Southwell referred again to economic forces in another argument against LESA: the solutions it offered would fail to deter the drug-dealing that he said was at the root of property crime in Nikiski. Southwell said establishing the LESA would lead to more convictions and arrests of drug addicts — whose condition, he said, couldn’t actually be changed by punishment — while failing to reduce the population of drug dealers, who he claimed would be replaced by new dealers once they were arrested.

“Supply always fills the demand when the profit margin is great,” Southwell said.

During the question and answer session that followed the presentation, several listeners asked what Southwell would consider a more effective way to keep drugs out of Nikiski. Southwell had previously spoken of establishing a group he called Deacons for Defense, which at Saturday’s meeting he claimed could reduce the drug demand by identifying and shaming recreational drug users — a class which he said were distinguishable from addicts by the fact that their behavior could be changed.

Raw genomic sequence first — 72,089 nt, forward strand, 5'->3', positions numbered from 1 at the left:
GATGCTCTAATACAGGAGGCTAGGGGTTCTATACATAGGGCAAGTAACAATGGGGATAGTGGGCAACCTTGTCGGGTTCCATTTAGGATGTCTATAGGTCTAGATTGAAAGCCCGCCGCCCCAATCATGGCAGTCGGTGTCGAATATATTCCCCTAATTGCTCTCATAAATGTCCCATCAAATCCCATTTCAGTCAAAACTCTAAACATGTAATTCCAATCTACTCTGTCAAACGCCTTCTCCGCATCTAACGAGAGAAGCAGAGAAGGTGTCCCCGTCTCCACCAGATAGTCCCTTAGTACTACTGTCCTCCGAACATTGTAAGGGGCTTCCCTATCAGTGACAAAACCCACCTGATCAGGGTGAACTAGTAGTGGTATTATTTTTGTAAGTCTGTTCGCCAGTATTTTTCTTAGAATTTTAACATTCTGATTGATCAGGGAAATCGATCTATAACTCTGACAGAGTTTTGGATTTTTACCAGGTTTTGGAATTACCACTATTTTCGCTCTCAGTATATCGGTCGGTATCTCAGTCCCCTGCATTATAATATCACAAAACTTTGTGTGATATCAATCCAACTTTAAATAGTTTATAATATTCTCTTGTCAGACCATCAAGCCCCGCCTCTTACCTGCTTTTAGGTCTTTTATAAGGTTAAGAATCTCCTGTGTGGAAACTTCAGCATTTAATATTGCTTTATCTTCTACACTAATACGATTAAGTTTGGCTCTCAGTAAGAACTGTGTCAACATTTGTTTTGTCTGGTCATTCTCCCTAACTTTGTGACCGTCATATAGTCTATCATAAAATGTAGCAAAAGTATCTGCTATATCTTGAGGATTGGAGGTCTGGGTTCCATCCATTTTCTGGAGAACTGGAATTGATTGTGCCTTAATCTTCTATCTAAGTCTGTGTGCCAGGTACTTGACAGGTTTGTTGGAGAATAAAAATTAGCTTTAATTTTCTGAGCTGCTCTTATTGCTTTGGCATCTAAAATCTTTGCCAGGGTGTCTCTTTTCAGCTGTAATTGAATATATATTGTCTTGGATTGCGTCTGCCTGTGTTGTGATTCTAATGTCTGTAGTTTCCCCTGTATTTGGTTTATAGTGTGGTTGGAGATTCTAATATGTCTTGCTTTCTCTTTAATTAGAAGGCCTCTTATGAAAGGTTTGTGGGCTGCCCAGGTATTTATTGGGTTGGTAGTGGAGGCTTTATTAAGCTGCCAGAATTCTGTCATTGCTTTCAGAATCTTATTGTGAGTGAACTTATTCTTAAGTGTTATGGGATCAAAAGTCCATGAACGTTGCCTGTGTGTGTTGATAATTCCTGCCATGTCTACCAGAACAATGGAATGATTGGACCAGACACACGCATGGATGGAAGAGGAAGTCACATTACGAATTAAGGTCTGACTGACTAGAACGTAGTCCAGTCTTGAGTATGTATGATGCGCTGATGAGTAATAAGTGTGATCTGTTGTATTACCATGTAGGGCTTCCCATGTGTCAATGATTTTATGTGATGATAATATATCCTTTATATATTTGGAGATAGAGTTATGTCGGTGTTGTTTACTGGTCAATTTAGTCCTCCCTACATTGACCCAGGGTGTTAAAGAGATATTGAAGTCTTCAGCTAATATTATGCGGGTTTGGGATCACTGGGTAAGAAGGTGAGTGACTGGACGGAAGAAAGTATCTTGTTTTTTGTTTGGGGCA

Southwell tried to defer questions about Deacons for Defense, saying he had held the meeting to discuss specifically “the thing we’re going to vote on October 6.” Southwell said he plans to organize Deacons for Defense whether the LESA is created or not, and would present the idea separately at a future meeting he had tentatively planned in late October or early November at the Nikiski Recreation Center.

Nonetheless, the audience asked several questions about the goals and methods of Deacons for Defense. Many came from three audience members who are candidates for the service area board: Ben Carpenter, Norm Olson, and Jason Ross.